At Harvest of Ohio we turn dreams into realities.
Any lesson that you’ve learned in running a construction company for more than a decade that has helped you in the cannabis industry?
I transferred many of my business practices in construction over to my cannabis businesses. I’m learning about a different product, and about restrictions with branding and marketing, and other challenges, but I wouldn’t have been able to do this without my construction company. I credit a lot of my background in business for where I am now, and not just in running businesses in different fields. For instance, I learned a ton in the 2015 Goldman Sachs 10,000 Small Businesses program. It prepared me to deal with acquisitions, business practices, HR, logistics and risk management. I’m bringing all of those experiences to the cannabis industry.
Have you found mentors or supporters in cannabis?
Yes. It’s a close-knit community in cannabis. Roz McCarthy has been a great resource. She’s the founder and CEO of Minorities for Medical Marijuana and recently launched her Black Buddha product. We are excited to collaborate with her on this venture.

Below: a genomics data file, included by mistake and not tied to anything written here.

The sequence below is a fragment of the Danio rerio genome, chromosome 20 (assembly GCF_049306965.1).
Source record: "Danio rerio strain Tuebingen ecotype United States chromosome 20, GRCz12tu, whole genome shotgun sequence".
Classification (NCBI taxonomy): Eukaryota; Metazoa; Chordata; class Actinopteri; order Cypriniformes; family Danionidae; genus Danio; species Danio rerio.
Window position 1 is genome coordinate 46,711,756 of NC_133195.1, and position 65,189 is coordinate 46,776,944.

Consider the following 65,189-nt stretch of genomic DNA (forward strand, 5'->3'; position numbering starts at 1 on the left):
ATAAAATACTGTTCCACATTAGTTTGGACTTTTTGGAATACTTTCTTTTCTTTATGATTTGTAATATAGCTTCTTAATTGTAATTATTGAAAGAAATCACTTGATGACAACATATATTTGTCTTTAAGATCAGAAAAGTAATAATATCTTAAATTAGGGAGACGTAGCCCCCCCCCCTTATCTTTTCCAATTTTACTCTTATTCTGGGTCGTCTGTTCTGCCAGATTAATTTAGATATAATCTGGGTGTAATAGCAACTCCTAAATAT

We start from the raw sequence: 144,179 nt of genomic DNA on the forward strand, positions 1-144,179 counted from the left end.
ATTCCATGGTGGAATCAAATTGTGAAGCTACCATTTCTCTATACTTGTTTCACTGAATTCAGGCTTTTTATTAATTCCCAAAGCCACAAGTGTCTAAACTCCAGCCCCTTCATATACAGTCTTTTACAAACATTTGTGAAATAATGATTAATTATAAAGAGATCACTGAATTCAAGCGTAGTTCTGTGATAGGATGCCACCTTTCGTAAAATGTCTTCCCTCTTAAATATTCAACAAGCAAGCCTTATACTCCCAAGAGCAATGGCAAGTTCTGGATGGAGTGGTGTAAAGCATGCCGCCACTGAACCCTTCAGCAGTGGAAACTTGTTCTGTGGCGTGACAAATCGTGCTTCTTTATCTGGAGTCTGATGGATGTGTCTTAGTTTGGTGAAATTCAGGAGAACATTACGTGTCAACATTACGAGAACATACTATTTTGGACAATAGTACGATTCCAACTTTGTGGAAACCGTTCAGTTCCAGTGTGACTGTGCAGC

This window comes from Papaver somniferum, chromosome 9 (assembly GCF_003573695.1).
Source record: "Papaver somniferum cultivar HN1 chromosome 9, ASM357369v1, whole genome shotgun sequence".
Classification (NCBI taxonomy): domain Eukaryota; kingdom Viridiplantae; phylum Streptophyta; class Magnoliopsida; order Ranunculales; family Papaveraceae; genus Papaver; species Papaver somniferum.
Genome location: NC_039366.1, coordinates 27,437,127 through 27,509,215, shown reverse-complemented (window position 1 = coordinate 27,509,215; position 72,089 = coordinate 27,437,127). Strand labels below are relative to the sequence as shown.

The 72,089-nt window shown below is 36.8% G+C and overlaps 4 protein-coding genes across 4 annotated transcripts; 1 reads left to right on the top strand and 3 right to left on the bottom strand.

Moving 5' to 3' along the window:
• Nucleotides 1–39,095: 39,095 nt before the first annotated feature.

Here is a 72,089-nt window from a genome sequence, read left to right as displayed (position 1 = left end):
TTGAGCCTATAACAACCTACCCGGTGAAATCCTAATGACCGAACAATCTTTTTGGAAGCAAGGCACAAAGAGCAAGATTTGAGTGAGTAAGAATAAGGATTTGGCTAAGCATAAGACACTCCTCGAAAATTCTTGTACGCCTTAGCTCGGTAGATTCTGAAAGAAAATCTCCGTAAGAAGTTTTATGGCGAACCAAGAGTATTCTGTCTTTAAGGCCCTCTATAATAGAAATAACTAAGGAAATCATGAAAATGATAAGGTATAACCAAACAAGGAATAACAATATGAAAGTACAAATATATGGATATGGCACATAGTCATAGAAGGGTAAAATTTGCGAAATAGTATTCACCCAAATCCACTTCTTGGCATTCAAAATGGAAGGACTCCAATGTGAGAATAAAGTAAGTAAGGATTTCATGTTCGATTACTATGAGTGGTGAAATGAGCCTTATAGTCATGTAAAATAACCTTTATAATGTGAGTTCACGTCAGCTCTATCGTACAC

Legal people in the business have been helpful. Bill Williams from Beneleaves has been great. Andy Rayburn at Buckeye Relief and Adam Thomarios, at Klutch Cannibas are both CEOs, who have checked in on me for the last three years. I wasn’t sure about the support that I might receive. I felt like I was on an island on my own. But Andy and Adam checked in on me for the last few years. They always sent me notes letting me know that they were thinking about me and keeping me inspired. They were pretty supportive.
For many Black Americans – who are close to four times as likely to be arrested for cannabis as white people – getting into the cannabis industry is out of reach. Do you feel extra pressure to succeed?
Most definitely. I feel like some people are waiting for us to fail, or waiting to buy us out, or didn’t think we’d get this far. For way too long I’ve felt like I’ve had the weight of the world on my shoulders. I’m ready to move pass that point where I don’t feel threats of someone not letting us move forward.